Show N Tell

on god connor
By Trip Stimpleton
LABEL: Self ReleasedGENRE: RapREVIEWED: October 27, 2023

Teenage Prodigy 'on god connor' Defies Age with 'Show N Tell,' Weaving a Dark Tapestry of Street Life into a Vivid, Unsettling, and Profoundly Authentic Masterpiece.

Teenage rapper "on god connor," only 13 and already a hardened drill sergeant in the battle of life, has dropped his latest record, "show n tell," a brave narration of his stark reality entrenched in numbing substances, the currency of danger, and the commodification of love.

Right from the electrifying opener, "turned my mama to a fiend," Connor redefines audacity, juggling intense wordplay with an unflinching portrayal of his world. Rejecting a veneer of innocence that society expects from his age group, Connor's lyrics cut far deeper than the majority of adult contemporaries, bridging the gap between adolescence and adulthood in an unnerving leap.

"backpack full of chickens" is a standout, displaying mature technical prowess often absent in veteran rappers. The track undercuts its darkly comic title with sobering highs, where Connor rolls out verses painting a world where innocence surrenders to the grind of survival. The juxtaposition is executed with such raw finesse that it's almost easy to forget this music is the brainchild of a 13-year-old.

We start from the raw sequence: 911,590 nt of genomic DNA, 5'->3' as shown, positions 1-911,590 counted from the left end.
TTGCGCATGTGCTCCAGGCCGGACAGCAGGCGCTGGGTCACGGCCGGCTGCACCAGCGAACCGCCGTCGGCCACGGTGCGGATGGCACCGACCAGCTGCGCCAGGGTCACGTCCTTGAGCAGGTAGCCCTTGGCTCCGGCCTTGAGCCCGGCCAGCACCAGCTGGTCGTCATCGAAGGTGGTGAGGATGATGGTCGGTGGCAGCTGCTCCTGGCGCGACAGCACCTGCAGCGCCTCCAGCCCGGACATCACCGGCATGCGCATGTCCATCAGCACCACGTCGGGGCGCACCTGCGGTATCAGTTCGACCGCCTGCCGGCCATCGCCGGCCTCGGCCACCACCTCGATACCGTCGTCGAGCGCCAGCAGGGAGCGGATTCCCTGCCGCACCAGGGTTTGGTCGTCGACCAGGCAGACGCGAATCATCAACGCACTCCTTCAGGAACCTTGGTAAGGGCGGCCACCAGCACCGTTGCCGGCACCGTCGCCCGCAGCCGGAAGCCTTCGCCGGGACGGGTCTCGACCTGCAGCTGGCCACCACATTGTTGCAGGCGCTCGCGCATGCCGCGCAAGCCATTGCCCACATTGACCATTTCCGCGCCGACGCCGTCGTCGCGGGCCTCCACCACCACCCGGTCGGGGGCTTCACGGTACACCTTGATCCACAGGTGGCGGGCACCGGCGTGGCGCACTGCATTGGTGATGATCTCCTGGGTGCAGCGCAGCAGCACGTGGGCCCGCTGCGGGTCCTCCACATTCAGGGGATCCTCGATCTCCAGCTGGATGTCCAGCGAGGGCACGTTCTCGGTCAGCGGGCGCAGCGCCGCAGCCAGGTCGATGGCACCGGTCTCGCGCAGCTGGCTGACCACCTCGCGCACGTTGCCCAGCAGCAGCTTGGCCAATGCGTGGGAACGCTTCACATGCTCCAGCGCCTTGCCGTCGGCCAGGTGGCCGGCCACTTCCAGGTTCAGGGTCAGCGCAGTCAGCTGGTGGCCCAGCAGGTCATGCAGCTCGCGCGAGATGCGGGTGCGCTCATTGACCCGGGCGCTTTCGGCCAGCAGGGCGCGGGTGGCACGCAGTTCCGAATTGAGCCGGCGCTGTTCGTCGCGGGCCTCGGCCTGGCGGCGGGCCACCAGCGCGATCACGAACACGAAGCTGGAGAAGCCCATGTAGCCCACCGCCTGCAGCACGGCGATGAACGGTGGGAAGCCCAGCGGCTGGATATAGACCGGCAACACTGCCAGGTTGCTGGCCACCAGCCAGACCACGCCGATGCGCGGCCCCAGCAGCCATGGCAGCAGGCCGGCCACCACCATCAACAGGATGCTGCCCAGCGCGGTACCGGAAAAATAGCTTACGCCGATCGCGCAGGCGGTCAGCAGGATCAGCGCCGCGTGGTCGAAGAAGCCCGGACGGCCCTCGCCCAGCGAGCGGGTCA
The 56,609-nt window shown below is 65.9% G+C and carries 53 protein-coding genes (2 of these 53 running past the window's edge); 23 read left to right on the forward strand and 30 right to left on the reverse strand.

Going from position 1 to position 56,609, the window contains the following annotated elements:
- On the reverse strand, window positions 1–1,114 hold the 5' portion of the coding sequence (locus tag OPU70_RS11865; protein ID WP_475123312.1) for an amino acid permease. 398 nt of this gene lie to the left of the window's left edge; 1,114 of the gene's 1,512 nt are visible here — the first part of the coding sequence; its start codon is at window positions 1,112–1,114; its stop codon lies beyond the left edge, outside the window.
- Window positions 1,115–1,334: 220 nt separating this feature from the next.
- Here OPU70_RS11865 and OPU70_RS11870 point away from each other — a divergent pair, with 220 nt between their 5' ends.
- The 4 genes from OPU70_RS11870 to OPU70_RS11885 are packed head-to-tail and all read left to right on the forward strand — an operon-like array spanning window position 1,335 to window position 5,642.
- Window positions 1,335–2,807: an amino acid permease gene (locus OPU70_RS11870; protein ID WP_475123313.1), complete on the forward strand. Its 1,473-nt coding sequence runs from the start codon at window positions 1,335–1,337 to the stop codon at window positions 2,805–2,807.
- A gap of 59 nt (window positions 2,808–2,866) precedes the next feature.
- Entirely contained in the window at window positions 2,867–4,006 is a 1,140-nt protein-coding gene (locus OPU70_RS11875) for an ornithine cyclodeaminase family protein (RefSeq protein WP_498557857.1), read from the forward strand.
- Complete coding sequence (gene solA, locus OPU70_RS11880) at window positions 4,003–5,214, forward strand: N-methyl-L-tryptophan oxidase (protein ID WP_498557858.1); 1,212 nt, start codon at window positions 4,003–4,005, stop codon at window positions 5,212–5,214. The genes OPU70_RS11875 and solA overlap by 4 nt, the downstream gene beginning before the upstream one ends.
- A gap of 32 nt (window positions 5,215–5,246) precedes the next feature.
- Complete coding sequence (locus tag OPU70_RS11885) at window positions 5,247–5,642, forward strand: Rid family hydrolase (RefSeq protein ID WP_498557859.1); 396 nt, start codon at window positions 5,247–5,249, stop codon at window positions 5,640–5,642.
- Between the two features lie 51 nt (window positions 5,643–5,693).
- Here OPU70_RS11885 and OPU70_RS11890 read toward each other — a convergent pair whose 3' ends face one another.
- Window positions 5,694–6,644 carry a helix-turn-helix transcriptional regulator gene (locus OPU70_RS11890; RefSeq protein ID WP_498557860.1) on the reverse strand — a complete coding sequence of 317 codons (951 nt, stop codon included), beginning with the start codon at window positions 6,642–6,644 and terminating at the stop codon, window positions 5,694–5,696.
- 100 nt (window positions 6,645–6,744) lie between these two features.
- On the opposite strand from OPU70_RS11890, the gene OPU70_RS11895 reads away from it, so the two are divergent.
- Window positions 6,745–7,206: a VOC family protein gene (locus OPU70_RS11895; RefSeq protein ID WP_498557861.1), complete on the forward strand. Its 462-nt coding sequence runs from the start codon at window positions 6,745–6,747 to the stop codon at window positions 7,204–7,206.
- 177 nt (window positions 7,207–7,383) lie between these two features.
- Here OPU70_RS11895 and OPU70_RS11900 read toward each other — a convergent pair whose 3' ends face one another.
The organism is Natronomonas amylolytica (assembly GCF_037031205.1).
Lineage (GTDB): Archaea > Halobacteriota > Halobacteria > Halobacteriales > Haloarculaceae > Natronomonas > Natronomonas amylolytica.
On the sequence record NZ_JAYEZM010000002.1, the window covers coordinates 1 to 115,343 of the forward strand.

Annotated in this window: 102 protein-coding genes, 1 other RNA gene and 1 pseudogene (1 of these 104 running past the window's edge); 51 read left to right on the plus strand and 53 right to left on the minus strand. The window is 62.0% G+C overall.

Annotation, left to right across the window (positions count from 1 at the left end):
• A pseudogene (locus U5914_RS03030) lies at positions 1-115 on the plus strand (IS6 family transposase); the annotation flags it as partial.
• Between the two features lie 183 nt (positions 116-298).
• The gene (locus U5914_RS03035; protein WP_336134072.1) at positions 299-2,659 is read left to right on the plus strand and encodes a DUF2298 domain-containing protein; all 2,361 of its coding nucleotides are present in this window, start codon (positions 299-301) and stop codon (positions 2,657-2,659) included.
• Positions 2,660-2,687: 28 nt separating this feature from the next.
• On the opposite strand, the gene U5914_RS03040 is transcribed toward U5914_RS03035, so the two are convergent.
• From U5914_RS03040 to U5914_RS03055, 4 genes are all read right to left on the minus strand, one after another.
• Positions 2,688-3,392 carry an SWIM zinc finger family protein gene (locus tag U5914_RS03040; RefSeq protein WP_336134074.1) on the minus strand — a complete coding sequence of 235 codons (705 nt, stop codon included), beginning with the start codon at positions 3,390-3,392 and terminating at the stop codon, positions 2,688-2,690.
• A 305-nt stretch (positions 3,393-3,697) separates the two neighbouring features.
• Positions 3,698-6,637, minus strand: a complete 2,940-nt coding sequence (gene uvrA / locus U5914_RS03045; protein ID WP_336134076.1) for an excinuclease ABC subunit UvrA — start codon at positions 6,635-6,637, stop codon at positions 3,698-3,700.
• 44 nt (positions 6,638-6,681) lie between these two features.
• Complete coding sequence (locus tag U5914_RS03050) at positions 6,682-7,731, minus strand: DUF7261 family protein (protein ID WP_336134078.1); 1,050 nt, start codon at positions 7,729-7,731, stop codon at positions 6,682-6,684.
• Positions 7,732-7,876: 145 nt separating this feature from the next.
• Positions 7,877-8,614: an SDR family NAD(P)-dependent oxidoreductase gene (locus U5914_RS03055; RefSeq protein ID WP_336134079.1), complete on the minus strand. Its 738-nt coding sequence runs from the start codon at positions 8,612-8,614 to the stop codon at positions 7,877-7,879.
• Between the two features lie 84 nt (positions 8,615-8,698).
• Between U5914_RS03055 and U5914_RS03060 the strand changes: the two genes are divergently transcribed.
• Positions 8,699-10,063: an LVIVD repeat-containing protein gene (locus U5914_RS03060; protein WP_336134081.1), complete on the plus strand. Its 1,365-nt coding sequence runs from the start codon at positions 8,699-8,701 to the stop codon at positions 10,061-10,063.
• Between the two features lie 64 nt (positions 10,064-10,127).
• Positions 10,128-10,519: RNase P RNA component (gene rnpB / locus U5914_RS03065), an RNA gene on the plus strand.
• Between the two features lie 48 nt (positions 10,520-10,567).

The cutting commentary of "child support," the album's closer, is an unsettling look into a reality that spotlights systemic inadequacies while puncturing the bubble of childhood sanctuary. Amidst crushing beats and a relentless rhythm, Connor channels his pain, defiance, and unyielding spirit into a lyrical masterpiece that demands not just your attention, but also your empathy.

Despite subject matter that stings, "Show N Tell" does not suffer from an overdose of despair. What saves it from becoming a gratuitous glorification of a harrowed upbringing is the underlying human spirit floating in Connor's verses. His storytelling bleeds an authenticity that implores listeners to stay, bear witness, and reflect on the parallel universe housed uncomfortably in the arms of affluence.

"Show N Tell" isn't a vanity project from an overreaching teenager; it is a visceral exploration of growing up too fast in a world that wrote you off before your first breath. The genius of "on god connor" lies not in his ability to provoke controversy, but in his skill to translate a toxic reality into resilient art. This is a record that stares despair in the face and lets loose a defiant laugh—a testament to human resilience and a call to acknowledge realities we often prefer to ignore.

Connor holds a mirror up to society, and we might not enjoy the gritty reflection. But if authenticity is the soul of art, then "Show N Tell" is veritable gospel, and "on god connor"—a prodigious messiah in the church of hard truths.